Wine fashions change over the years: once acceptable flavour profiles no longer appeal in some markets – or at least in some price categories. Chief among these is the “dusty,” “green” or “herbal” notes typical of cabernet (sauvignon and franc), but also present in several other varieties from cooler climates. There’s a fine line between just ripe enough and a little too green. Perfectly harvested shiraz from the Northern Rhone is peppery; underripe fruit yields wine which is always chewy and herbal.
Factors affecting what is acceptable in a wine change for several reasons. One, certainly, is the pursuit of instant gratification: the old style clarets evolved slowly, kept fresh but also held back by the herbaceous, dusty notes in the young wines. Edmund Penning Rowsell, writing about Bordeaux in the late 1960s, remarked that when the 1928s emerged as very hard wines, those who believed in them compared them to the famous 1870s. Even then, he observed, “there was not now the same inclination to wait for 50 years.” Less patience and less cellar space has driven producers to make their young wines more accessible, which means ripening the fruit, as far as it’s possible, to eliminate these green notes altogether.
Climate change has helped, as have technological advances which facilitate the sorting of fruit before fermentation , and also enable growers to play chicken with late summer weather. Greenness is usually considered a defect – which is a pity since, correctly judged, it’s an important marker for long-term freshness and savouriness. Fearful of anything likely to attract negative comment, many winemakers eliminate the merest hints of under-ripenesss from their wines. As a result, we’ve tilted a little too far in the other direction: over-ripe, gooey, opulent (and even “porty”) are considered preferable.
The problem is that freshness and savouriness are essential elements in wines destined for ageing and for serving with food. “Rich” and “velvety” is all very well, but once a red wine has to stand up to fat, oil and sauces, it needs some “bite” to fight back. Unfortunately there’s no ready measure of an acceptable level of tanginess to the tannins of a red wine. When it comes to Cabernet Franc, notoriously more savoury than Cabernet Sauvignon, it’s a narrow knife edge: I find many of the Loire wines simply too thin and harsh to offer any pleasure. Cape examples are generally far more attractive: Raats Dolomite comes to mind, as do most of the laureates at the recent Cabernet Franc Challenge. The top six at that event were, in alphabetical order: Doolhof Wine Estate Single Vineyard Collection Cabernet Franc 2015, Kaapzicht Cabernet Franc 2014, My Wyn Cabernet Franc 2014, Nelson Wine Estate Lisha Nelson Cabernet Franc 2014, Rainbow’s End Wine Estate Limited Release 2015 and Warwick Estate Cabernet Franc 2013.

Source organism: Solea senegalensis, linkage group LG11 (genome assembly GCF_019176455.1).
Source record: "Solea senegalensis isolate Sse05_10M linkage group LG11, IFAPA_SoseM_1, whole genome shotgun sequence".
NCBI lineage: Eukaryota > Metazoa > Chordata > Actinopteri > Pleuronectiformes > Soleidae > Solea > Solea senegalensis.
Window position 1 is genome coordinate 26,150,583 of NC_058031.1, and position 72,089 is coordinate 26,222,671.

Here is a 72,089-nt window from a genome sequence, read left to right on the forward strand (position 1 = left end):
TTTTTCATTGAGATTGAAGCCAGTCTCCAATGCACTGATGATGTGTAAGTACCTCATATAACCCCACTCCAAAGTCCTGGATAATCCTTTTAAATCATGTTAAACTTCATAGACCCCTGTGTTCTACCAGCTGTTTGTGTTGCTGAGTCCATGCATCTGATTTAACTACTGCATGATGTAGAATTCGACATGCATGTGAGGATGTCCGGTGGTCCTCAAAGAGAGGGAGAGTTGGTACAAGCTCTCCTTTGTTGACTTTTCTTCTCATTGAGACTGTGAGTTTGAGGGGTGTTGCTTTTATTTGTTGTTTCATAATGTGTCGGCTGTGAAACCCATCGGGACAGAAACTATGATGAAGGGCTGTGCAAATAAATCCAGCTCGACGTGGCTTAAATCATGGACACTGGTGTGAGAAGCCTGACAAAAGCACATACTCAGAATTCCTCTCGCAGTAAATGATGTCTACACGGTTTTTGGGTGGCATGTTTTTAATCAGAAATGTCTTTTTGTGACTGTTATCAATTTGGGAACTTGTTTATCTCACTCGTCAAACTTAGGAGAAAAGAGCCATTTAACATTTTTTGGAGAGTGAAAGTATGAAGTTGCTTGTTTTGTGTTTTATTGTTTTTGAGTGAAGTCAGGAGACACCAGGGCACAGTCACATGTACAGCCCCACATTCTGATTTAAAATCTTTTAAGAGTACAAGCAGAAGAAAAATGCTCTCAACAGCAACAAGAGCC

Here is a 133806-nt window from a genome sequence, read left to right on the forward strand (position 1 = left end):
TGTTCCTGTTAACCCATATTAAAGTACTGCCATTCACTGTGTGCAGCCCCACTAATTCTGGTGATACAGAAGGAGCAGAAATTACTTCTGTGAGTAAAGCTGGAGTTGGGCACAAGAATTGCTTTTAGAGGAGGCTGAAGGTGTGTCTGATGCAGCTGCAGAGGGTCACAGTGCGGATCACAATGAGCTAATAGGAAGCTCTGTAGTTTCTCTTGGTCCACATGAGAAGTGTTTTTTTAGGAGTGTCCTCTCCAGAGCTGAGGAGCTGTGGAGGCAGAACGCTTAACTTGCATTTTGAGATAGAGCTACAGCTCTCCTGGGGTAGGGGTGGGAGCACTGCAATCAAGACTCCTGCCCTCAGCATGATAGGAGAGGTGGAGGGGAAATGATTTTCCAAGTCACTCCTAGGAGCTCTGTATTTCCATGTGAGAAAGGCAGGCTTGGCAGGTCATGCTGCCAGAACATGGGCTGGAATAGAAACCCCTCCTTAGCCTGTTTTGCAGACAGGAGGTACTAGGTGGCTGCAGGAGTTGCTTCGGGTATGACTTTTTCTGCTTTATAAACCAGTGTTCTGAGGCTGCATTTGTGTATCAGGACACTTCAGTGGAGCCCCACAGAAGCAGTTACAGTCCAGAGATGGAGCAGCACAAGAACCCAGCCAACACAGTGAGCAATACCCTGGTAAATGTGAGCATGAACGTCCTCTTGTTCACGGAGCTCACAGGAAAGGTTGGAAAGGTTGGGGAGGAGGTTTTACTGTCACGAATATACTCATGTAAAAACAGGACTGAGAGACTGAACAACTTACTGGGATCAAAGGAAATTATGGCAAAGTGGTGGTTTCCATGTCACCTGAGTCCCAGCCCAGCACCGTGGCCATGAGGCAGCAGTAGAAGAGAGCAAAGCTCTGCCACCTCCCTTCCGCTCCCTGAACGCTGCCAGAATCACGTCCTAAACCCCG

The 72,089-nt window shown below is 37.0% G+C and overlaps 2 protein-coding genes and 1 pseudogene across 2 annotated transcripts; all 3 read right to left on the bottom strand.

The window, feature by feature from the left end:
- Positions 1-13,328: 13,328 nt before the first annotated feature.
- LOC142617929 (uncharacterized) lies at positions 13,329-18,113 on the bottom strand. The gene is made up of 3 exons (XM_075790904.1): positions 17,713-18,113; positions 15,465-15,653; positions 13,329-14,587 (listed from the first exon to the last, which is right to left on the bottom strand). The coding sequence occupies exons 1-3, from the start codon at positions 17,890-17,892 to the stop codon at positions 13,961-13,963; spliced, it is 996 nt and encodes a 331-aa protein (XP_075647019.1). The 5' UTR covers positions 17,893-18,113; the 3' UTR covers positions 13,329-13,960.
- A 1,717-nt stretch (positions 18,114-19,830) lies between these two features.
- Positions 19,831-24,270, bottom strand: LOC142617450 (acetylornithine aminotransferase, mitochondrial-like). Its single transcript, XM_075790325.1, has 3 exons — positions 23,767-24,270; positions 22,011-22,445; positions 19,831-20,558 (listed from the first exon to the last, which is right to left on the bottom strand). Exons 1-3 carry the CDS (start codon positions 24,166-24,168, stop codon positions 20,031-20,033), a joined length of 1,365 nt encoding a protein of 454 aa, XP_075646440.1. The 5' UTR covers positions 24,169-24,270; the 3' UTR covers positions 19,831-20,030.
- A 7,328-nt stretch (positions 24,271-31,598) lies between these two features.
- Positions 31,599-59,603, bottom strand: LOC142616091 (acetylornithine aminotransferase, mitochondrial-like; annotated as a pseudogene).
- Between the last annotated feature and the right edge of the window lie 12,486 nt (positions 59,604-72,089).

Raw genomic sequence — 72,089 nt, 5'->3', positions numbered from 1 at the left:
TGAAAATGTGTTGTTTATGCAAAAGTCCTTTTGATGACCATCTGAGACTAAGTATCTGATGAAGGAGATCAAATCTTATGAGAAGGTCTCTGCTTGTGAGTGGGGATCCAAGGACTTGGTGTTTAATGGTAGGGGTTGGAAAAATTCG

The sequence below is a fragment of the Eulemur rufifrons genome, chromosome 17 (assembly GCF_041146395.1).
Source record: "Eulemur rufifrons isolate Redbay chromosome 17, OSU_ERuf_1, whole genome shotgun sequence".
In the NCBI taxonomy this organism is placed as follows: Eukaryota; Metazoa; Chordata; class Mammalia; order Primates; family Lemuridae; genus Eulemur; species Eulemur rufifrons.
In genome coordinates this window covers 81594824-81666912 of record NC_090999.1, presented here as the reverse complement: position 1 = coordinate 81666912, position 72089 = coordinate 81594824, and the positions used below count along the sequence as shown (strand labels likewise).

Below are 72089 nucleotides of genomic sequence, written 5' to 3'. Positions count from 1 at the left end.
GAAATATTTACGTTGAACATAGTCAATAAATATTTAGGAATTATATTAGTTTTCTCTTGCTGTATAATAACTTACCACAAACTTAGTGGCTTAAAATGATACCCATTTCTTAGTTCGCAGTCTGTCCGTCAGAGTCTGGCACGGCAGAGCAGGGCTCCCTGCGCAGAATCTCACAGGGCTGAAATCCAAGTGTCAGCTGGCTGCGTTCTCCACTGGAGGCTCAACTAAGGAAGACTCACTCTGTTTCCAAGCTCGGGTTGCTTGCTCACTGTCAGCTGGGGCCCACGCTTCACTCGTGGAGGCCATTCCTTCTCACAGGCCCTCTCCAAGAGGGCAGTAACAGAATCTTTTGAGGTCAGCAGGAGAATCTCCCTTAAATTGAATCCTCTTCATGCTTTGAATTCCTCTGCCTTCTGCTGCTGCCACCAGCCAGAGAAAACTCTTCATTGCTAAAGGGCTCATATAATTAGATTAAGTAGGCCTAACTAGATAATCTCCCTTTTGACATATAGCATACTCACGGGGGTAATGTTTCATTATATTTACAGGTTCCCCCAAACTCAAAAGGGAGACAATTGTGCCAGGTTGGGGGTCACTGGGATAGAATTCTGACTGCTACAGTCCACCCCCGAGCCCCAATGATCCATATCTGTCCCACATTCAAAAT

These savoury notes also appear often in pinot noir – not just South African examples – and tasting the full line-up of Hannes Storm’s wines (three separate sites, Ridge, Ignis and Vrede) it was a more or less common element across all three vintages he’s produced so far. Since it’s less evident in the 2015s, it’s tempting to be seduced by the softer riper wines of that vintage (all of which are delicious now, and with ample ageing potential ahead of them) and to denigrate the more savoury 2014s. However, I think the less fashionable vintage is worth the patience and I’m willing to wait for those slightly herbal notes to turn into Burgundian spice. By coincidence I sampled a 1984 Hamilton Russell Pinot Noir a few days before tasting the Storm wines. After thirty three years it was still youthful and evolving. It had been in bottle twenty years before Hannes Storm became the Hamilton Russell winemaker, and thirty years before he set off on his own venture. If the business of making fine wine takes a lifetime, why should we, as the beneficiaries of this process, be any less patient?